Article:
Why study this course at Dundee?
This course of study will allow you to construct a qualification from within the full diversity of specialisms taught in the School of Humanities.
You will emerge with a variety of enhanced study and research skills, selected to suit your interests. These may include a strong exposure to the latest Humanities theory (including critical theory, postmodernism and poststructuralism), archival skills, research by non-archival means (such as through statistical or database analysis, or oral-history interviewing).
You will also gain in-depth expert knowledge in the content modules you choose, and in the research area in which you specialise. The lecturers are all active researchers, many of whom are nationally and internationally renowned in their fields, and they bring their front-line research and perspectives to their teaching.
What is so good about this course?
The School of Humanities at Dundee is a centre of research excellence. Postgraduate students join a vigorous research culture led by world-leading scholars.
The various disciplines within Humanities offer regular postgraduate forums, visiting speakers and postgraduate conferences.
The Arts & Humanities Research Institute (AHRI) is located within the School of Humanities. It serves as a forum for research activities across the School's principal disciplines: English Literature and Creative Writing, History, Philosophy and Aesthetics. The AHRI offers a regular evening lecture series.
Study an individual module
If you wish to study just one module from this programme, rather than a whole degree, you can choose to apply for an individual module. Visit the Individual Humanities Module webpage for more information.
Who should study this course?
This course is ideal for the return-to-study student who is looking for a breadth of learning, or perhaps is wishing to construct an interdisciplinary Masters (say, combining English with History, or Politics with Philosophy).
It can also provide advanced-level study for those determined on the Humanities but with perhaps no inclination at the start as to the specialisation being sought.
If you need to acquire or improve your foreign language skills to enhance your postgraduate studies, (e.g. to read texts in a native language), you can enrol on a Languages for All course free of charge.
- Art & Humanities
- English Studies
- Global Empires
- Greater Britain in the Twentieth Century
- International Politics & Security
- International Security
- Philosophy and Literature
- Scottish History
How you will be taught
All the core teaching is conducted 5.30-7.30pm to allow attendance by part-time and full-time students alike. Other classes are scheduled for the mutual convenience of staff and students.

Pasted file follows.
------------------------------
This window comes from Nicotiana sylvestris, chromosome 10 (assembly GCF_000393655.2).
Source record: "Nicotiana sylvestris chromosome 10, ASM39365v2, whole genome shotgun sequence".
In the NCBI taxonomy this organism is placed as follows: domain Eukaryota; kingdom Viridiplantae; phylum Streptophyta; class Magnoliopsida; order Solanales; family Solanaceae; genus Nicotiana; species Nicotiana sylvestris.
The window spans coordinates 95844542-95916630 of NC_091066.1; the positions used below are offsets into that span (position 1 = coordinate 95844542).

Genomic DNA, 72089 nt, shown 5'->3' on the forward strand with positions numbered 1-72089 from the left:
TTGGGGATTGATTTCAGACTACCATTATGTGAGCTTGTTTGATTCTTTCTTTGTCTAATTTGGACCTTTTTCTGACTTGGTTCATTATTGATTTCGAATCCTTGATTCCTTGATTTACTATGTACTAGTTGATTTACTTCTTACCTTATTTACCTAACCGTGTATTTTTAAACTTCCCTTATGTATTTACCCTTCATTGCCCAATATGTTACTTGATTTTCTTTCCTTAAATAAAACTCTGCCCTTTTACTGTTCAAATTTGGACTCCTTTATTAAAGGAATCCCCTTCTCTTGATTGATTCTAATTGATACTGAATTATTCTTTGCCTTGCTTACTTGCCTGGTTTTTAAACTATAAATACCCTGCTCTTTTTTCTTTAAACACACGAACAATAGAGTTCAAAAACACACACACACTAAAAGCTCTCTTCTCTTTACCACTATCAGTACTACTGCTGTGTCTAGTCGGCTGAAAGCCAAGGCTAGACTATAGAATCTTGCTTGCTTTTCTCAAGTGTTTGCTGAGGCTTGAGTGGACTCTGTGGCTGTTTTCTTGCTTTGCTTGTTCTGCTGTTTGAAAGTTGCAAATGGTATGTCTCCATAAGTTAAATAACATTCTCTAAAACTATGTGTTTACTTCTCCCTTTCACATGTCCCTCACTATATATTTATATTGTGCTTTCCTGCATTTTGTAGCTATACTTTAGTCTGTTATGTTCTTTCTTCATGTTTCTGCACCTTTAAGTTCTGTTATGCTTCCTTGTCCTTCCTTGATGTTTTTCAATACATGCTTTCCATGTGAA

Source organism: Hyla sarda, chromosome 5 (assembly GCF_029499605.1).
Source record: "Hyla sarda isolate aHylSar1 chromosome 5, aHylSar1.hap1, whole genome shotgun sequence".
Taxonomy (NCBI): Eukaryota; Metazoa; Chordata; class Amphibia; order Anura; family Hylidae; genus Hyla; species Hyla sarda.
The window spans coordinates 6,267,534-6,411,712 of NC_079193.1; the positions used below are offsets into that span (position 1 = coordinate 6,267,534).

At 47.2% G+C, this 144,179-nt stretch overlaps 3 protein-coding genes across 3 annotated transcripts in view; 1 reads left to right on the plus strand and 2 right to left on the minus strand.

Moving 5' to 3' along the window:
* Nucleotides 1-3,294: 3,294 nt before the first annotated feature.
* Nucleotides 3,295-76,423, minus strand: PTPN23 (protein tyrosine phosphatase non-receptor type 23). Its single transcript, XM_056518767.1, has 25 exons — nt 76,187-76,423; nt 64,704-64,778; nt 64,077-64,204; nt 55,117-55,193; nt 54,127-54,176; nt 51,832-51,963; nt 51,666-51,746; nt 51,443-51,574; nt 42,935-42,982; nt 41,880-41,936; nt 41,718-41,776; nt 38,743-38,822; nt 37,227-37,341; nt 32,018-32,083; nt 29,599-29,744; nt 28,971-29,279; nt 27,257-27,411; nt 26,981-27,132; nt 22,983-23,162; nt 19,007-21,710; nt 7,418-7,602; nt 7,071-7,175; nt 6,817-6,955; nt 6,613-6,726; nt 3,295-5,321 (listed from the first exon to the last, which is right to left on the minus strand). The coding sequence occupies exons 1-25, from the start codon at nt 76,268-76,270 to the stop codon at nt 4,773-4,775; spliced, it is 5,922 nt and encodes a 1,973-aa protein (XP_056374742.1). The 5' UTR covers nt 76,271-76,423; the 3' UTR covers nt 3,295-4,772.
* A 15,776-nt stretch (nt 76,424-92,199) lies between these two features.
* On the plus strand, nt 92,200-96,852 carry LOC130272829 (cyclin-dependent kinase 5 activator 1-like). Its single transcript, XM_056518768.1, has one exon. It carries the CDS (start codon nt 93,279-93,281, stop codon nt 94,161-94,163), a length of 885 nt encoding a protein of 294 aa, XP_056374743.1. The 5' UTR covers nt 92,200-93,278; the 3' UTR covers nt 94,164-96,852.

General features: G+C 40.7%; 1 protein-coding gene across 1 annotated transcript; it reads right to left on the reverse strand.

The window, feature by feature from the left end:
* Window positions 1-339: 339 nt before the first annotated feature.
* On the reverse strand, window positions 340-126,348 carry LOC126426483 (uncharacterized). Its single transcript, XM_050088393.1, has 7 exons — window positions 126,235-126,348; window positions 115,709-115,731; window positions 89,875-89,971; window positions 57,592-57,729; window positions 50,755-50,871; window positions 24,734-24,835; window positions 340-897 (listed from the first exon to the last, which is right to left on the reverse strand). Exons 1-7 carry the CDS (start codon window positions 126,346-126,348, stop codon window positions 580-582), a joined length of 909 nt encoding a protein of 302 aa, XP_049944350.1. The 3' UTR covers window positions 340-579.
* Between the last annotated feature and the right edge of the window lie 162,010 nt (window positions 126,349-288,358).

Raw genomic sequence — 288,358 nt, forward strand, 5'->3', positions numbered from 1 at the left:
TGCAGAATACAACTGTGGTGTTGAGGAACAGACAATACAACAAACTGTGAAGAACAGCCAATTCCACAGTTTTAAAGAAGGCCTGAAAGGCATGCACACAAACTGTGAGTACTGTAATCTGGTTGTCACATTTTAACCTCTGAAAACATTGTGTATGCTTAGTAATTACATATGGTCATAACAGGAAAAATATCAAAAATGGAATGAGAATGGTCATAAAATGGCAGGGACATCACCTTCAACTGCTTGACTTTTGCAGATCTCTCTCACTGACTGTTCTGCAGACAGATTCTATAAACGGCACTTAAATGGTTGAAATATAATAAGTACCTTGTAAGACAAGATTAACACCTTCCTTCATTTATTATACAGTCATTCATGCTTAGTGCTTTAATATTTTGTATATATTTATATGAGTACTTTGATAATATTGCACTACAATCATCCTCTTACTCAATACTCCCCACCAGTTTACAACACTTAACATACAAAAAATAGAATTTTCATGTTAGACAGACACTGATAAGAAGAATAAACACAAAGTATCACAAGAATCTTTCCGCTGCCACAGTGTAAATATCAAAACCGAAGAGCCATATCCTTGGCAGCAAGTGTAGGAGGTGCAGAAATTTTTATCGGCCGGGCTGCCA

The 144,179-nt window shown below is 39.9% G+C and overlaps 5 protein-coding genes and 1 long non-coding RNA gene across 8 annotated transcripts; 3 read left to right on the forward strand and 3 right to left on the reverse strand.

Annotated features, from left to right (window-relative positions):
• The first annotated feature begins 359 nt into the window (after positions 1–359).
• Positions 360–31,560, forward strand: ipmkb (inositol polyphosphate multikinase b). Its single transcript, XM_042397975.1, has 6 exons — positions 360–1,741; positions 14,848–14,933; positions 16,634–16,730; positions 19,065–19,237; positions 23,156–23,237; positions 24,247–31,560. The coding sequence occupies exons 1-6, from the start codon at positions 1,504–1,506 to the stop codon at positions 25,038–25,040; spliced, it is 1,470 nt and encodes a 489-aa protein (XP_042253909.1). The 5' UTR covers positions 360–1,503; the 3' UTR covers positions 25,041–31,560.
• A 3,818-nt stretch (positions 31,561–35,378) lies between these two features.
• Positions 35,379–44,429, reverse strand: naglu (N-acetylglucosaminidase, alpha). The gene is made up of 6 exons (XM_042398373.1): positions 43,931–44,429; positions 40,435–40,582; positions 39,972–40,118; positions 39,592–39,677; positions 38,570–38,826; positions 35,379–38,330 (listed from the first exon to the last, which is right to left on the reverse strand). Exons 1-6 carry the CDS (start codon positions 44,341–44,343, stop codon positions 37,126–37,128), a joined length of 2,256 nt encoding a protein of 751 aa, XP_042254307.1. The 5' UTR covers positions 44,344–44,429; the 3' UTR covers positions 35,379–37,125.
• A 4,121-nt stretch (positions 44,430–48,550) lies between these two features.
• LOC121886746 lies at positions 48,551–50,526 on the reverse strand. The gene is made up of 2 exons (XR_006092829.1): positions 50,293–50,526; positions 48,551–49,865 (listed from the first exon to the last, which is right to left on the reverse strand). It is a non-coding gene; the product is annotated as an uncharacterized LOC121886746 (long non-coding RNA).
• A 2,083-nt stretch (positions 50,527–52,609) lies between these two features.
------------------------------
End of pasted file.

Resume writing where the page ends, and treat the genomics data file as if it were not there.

A variety of teaching methods will be used, including: small group teaching, supervised study, seminars and presentations.
Learning methods will include oral and written presentations, as well as research essays and a dissertation. One-to-one supervision of a dissertation is designed to promote continuity in the learning experiences provided and students with the opportunity to work on a topic of their own choosing (subject to approval by the tutor).
How you will be assessed
The course is assessed by coursework (essays, presentations, and practical exercises). There are no formal written examinations.
Students whose dissertation fails to satisfy the examiners will be awarded the PG Diploma, provided that the taught elements of the course have been successfully completed.
What you will study
All our Humanities MLitt degrees have a common structure of 40 and 20 credit modules, and students must take one core module:
Plus other modules (80 credits in total) from a suite of option modules available from across the range of Humanities subjects. Check our module catalogue for more details of the currently available modules.
Students go on to undertake a dissertation of 15-20,000 words in a subject already studied as a content module.
A Masters is the entry route to doctoral (PhD) study in UK universities (including the University of Dundee). It is also important for a 'conversion' career change from a first degree subject, or a 'top-up' in knowledge and skills used for career enhancement.
Professions entered with a Masters degree can be very varied - teaching in secondary, further or higher education, media and publishing, or work related to museums, archives and galleries.
Learn more about careers related to the Humanities on our Careers Service website.
Year of Entry: 2016
You should have, or expect to have, a first degree at upper second class honours level, or above.
English Language Requirement
English Language Programmes
We offer Pre-Sessional and Foundation Programme(s) throughout the year. These are designed to prepare you for university study in the UK when you have not yet met the language requirements for direct entry onto a degree programme.
The fees you pay will depend on your fee status. Your fee status is determined by us using the information you provide on your application.
|Fee status||Fees for students starting 2016/17|
|Scottish, Rest of UK and EU students||£4,500 per year of study
See our scholarships for UK/EU applicants
|Overseas students (non-EU)||£12,950 per year of study
See our scholarships for international applicants
For Humanities (MLitt)
For an individual Humanities module
Please read the Postgraduate "How to Apply" section for information on how to upload relevant documents to UKPASS before proceeding with your application.
Dr Christopher Storrs
+44 (0)1382 385086